This morning all seemed to go as clear and graceful as the day that was brought upon us. Girls cooperated with their morning routines and were even ready 15 mins early. “YES!!!! I will be making it to work early today”.
Enter drop off moment. We walk in, say our good mornings, wash hands, put all articles away in the cubbies. They sit down and I serve them breakfast. Glance at my watch and wow I’m truly on point this morning. Hugs and kisses to one and hugs and kisses to the next, but wait!!!!! She won’t let go of my sweater. OK mommy loves you both and daddy will pick you guys up today.
And the water works begin. Lower myself to her level and reassure her mommy loves and you’re going to have a wonderful day today. No NO No NO! Please stay, or can I please go to work with you. Now this went on for 25 minutes and there was no reasoning with her as there is no reasoning with any 4-year-old. Negotiations, options, hugs, kisses and speaking; were all failed attempts on my behalf, but her guilt trip on me was definitely winning. “Mommy you’re breaking my heart, because you’re not understanding me”. How do I compete with that? How do I bounce back and try to even win this one? Continue reading
Small, large, black, grey, colors, and patterns- all tell a story of your desires, passions, loss, or present moments. Strategically placed, thought out, and designed for your blank canvas.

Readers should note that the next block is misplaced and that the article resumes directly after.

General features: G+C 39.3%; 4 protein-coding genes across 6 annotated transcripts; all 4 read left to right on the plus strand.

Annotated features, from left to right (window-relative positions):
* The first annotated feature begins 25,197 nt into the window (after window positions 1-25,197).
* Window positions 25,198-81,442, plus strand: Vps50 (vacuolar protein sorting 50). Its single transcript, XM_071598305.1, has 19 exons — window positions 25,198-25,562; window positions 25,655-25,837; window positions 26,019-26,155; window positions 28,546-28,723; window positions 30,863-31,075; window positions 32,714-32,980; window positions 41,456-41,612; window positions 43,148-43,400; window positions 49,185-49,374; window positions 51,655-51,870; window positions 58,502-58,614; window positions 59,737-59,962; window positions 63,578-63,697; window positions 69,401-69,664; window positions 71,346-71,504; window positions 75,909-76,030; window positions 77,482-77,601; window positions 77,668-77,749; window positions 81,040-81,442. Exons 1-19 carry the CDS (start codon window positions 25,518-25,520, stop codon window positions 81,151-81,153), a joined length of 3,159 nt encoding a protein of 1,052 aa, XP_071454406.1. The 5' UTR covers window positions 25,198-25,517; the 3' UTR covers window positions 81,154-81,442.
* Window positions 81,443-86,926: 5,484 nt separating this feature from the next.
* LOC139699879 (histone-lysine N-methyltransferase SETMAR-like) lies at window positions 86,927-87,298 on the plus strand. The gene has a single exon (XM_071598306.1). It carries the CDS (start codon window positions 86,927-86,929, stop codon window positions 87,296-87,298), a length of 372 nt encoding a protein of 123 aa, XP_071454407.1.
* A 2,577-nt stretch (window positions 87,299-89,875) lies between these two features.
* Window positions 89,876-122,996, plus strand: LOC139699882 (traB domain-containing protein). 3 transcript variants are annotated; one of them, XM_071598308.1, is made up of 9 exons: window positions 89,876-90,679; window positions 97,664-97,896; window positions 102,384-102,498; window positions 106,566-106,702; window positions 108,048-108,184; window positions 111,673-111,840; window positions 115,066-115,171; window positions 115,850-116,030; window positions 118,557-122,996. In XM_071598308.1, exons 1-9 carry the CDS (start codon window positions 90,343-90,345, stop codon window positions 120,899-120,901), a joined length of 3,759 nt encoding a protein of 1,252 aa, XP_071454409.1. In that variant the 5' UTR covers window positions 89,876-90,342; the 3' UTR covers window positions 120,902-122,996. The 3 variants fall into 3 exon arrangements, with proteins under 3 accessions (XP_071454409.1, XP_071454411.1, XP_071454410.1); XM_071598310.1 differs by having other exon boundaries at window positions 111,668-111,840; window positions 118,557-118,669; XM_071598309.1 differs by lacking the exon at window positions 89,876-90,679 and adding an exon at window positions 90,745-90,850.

That moment of vulnerability when the artist peeks, ponders, and judges your blank space. Making your thought and his art a permanent feature on you.
The machine turns on, the needle is dipped into the black ink, your body’s adrenaline starts to kick in, blood quickly flowing, pain, anxiousness, are all rolled into one.
It was the summer of 1986; my brother and I were spending the entire summer in the Dominican Republic between relatives, in particular with great-grandma. Our first morning was the start of our humbleness. We had asked great-grandma to give us cereal for breakfast. Of course all Spanish people call every brand, and make of cereal, cereal.
Our uncle had not returned from milking the cows, because of this great-grandma decided to let us feed the hens and roosters. A while later from a far distance we see our uncle coming with the milk pales. We could hardly contain ourselves, and after feeding the hens and roosters, she called us into the dining area. It was the biggest bowl of cereal I had ever seen in my life. I thought I was going to be eating the whole dinner salad by myself, but wait! The bowl had smoke coming out of it.
Once she placed the bowl down my brother and I looked at each other with the biggest blank look known to man kind. We had just seen the breakfast ghost. What happened to our honey combs? We felt so betrayed, especially by the cereal company. How could they let this happen?
The bowl consisted of hot smoking white milk and wheels of yellow plantains. As much as we wanted to leave this nightmare of a breakfast behind us, we did not dare get up or question the idea. Instead we prepared our selves and eat every single bite. First by blowing the white hot milk and then scoping up a spice of steroid induced, wannabe honey combs, guiding the spoon to mymouth as I held my breath and every time there after.